shutter speed=motion blur
One of the most valuable things I learned so far is the importance of lighting. I mean that simply is what photography is about, right? It truly is a learning process in how to “train your eye” to understand how the lighting will affect the photos. If you click the lighting link above it will take you to a more detailed blog that focuses on tips for proper use of lighting.
What I found most valuable about lighting is that it’s easy to adjust by simply just playing with it in your photos. You can use certain aspects of the lighting to incorporate highlighted features. If you speak to any photographer I’m sure that they would recommend to take outside portraits during the golden hour (first hour and last hour of sunlight), but as a mom sometimes that doesn’t always work out. So, I make do with the light that I have and try to incorporate it in different ways. The way your subjects are positioned play a big part in this.
You know that “zoom in” option on your camera app…yeah well try not to use it. This is a tip that came across multiple websites when I was researching photography with iPhones. The reason behind this is that anytime you “zoom in” it causes the pixels to become more visable and in that case becoming a blurred image.
Instead, get closer and try out different angles. You can always go back and make little tweaks by editing anything you do not want in the photo.
I use to zoom in all the time, instead of just getting closer to the image I wanted to capture. Since learning about this I have not touched my zoom button, and it has made a huge difference.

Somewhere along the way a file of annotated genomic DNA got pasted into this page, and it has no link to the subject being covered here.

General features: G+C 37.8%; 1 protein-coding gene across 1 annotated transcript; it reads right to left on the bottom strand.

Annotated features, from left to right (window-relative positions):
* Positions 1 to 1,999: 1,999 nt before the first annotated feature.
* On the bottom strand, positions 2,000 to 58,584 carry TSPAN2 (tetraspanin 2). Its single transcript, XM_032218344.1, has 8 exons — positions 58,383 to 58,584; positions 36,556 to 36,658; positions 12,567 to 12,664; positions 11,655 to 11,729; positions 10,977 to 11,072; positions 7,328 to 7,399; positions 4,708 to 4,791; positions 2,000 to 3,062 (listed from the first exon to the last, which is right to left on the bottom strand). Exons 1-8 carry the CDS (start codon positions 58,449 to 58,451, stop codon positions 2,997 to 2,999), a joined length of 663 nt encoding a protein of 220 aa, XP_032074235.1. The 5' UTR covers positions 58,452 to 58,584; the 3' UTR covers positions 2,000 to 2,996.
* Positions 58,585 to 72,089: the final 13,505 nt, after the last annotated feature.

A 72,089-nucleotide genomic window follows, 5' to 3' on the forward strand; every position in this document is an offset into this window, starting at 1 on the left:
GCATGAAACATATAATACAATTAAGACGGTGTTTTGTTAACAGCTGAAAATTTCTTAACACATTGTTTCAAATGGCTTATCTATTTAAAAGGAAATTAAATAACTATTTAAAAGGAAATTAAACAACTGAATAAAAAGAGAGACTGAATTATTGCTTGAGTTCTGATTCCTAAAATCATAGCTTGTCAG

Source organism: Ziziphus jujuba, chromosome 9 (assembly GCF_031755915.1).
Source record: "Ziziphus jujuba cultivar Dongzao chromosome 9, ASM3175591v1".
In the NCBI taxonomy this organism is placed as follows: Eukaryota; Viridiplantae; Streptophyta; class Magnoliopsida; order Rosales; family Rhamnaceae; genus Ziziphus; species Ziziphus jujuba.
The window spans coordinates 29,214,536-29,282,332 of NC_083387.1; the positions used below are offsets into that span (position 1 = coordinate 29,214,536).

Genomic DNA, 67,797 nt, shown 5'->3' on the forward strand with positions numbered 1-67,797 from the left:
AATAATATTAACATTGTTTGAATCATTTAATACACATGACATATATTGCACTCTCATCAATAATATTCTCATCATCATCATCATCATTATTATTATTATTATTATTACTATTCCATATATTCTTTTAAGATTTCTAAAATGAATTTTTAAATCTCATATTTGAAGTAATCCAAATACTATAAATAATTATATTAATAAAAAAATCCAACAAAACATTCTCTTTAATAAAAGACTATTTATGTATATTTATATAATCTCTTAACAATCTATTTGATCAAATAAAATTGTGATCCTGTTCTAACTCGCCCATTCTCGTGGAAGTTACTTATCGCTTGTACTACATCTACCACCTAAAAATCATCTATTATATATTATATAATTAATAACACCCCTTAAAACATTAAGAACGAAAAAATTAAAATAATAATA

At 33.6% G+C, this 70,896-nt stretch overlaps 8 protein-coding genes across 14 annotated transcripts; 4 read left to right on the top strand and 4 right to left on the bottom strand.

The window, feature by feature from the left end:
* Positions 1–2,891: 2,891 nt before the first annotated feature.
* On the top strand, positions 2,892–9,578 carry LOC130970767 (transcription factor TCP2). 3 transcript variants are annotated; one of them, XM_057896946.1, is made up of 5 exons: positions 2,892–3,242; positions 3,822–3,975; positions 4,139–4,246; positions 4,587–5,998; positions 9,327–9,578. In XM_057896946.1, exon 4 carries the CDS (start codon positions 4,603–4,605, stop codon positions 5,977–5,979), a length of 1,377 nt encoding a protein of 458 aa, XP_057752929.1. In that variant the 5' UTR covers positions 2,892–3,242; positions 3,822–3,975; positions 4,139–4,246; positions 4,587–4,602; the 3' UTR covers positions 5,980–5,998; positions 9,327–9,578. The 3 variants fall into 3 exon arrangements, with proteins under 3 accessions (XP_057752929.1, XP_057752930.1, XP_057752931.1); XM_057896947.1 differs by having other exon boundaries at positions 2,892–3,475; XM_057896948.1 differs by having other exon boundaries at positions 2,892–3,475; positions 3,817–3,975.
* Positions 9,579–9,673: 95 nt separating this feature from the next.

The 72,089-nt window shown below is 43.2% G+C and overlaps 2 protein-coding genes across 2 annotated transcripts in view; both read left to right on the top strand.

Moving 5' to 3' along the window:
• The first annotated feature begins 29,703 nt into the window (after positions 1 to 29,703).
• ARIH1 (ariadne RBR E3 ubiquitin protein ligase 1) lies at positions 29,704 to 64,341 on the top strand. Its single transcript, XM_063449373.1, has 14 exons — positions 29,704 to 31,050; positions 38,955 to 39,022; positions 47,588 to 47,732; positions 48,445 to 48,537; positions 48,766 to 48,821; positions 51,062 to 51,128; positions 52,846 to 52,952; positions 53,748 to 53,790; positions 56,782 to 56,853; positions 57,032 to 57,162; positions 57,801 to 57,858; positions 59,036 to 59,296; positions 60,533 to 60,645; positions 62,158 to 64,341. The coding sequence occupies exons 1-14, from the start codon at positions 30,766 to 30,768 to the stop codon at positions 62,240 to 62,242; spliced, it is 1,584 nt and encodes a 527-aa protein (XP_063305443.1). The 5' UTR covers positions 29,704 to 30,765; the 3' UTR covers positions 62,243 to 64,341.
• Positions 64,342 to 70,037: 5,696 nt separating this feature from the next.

When you change the way things are looked at sometimes there is a whole new beauty to it. This has been my favorite learning experience with photography. I really enjoy getting in the moment and giving others a different view of something that is such a familiar object. When I was photographing Johnny, I was literally laying on my stomach trying to get ta great picture. I’m sure it was hilarious to view as a bystander. When taking pictures it’s our natural instict to take that straight shot, so when we see photos with a different perception it makes just a good picture into a really good picture.
Here’s how you can be creative with exploring different perceptions.
- get high and and get low with your images
- use a stool or ladder to get the “top views”
- explore different angles
- tilt your camera ever so slightly either up or down
- lay on the ground to take pictures
- take “upside down pictures”
We all know that the more steady you are the less blurry and the better quality you will have with your photographs. It can be pretty tricky though at times. Here are a few tips I learned that have helped me to capture better photos.